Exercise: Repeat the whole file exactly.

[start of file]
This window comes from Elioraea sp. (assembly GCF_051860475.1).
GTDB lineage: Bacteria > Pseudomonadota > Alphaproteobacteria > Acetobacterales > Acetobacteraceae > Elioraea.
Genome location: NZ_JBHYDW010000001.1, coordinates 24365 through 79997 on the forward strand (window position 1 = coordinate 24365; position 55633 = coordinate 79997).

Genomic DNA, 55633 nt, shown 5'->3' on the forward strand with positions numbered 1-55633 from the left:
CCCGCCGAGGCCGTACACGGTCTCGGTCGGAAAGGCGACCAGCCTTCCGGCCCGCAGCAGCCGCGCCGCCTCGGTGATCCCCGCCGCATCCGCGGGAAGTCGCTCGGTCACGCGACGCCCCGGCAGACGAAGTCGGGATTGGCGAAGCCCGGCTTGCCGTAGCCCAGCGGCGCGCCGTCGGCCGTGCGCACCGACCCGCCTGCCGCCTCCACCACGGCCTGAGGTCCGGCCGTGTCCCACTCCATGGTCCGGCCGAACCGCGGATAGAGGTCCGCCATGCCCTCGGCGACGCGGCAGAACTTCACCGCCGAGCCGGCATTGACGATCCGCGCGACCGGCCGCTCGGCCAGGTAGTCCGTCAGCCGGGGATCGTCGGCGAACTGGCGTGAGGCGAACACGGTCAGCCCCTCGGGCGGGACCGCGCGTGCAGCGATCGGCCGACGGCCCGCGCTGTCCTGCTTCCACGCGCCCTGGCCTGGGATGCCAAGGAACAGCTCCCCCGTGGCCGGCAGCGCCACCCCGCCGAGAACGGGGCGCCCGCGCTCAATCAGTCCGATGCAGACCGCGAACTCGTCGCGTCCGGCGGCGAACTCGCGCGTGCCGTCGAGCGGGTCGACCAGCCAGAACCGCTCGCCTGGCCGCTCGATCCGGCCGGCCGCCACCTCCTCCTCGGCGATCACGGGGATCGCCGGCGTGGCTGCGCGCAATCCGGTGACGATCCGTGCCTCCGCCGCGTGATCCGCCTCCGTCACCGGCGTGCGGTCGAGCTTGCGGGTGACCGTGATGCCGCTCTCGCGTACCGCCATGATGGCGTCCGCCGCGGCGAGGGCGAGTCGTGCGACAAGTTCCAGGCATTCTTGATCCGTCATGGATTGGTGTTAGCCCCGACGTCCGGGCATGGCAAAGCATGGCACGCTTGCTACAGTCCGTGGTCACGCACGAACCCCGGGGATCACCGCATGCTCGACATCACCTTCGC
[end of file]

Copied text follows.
This window comes from Elioraea sp. (assembly GCF_051860475.1).
GTDB lineage: Bacteria > Pseudomonadota > Alphaproteobacteria > Acetobacterales > Acetobacteraceae > Elioraea.
Genome location: NZ_JBHYDW010000001.1, coordinates 24365 through 79997 on the forward strand (window position 1 = coordinate 24365; position 55633 = coordinate 79997).

Genomic DNA, 55633 nt, shown 5'->3' on the forward strand with positions numbered 1-55633 from the left:
CCCGCCGAGGCCGTACACGGTCTCGGTCGGAAAGGCGACCAGCCTTCCGGCCCGCAGCAGCCGCGCCGCCTCGGTGATCCCCGCCGCATCCGCGGGAAGTCGCTCGGTCACGCGACGCCCCGGCAGACGAAGTCGGGATTGGCGAAGCCCGGCTTGCCGTAGCCCAGCGGCGCGCCGTCGGCCGTGCGCACCGACCCGCCTGCCGCCTCCACCACGGCCTGAGGTCCGGCCGTGTCCCACTCCATGGTCCGGCCGAACCGCGGATAGAGGTCCGCCATGCCCTCGGCGACGCGGCAGAACTTCACCGCCGAGCCGGCATTGACGATCCGCGCGACCGGCCGCTCGGCCAGGTAGTCCGTCAGCCGGGGATCGTCGGCGAACTGGCGTGAGGCGAACACGGTCAGCCCCTCGGGCGGGACCGCGCGTGCAGCGATCGGCCGACGGCCCGCGCTGTCCTGCTTCCACGCGCCCTGGCCTGGGATGCCAAGGAACAGCTCCCCCGTGGCCGGCAGCGCCACCCCGCCGAGAACGGGGCGCCCGCGCTCAATCAGTCCGATGCAGACCGCGAACTCGTCGCGTCCGGCGGCGAACTCGCGCGTGCCGTCGAGCGGGTCGACCAGCCAGAACCGCTCGCCTGGCCGCTCGATCCGGCCGGCCGCCACCTCCTCCTCGGCGATCACGGGGATCGCCGGCGTGGCTGCGCGCAATCCGGTGACGATCCGTGCCTCCGCCGCGTGATCCGCCTCCGTCACCGGCGTGCGGTCGAGCTTGCGGGTGACCGTGATGCCGCTCTCGCGTACCGCCATGATGGCGTCCGCCGCGGCGAGGGCGAGTCGTGCGACAAGTTCCAGGCATTCTTGATCCGTCATGGATTGGTGTTAGCCCCGACGTCCGGGCATGGCAAAGCATGGCACGCTTGCTACAGTCCGTGGTCACGCACGAACCCCGGGGATCACCGCATGCTCGACATCACCTTCGC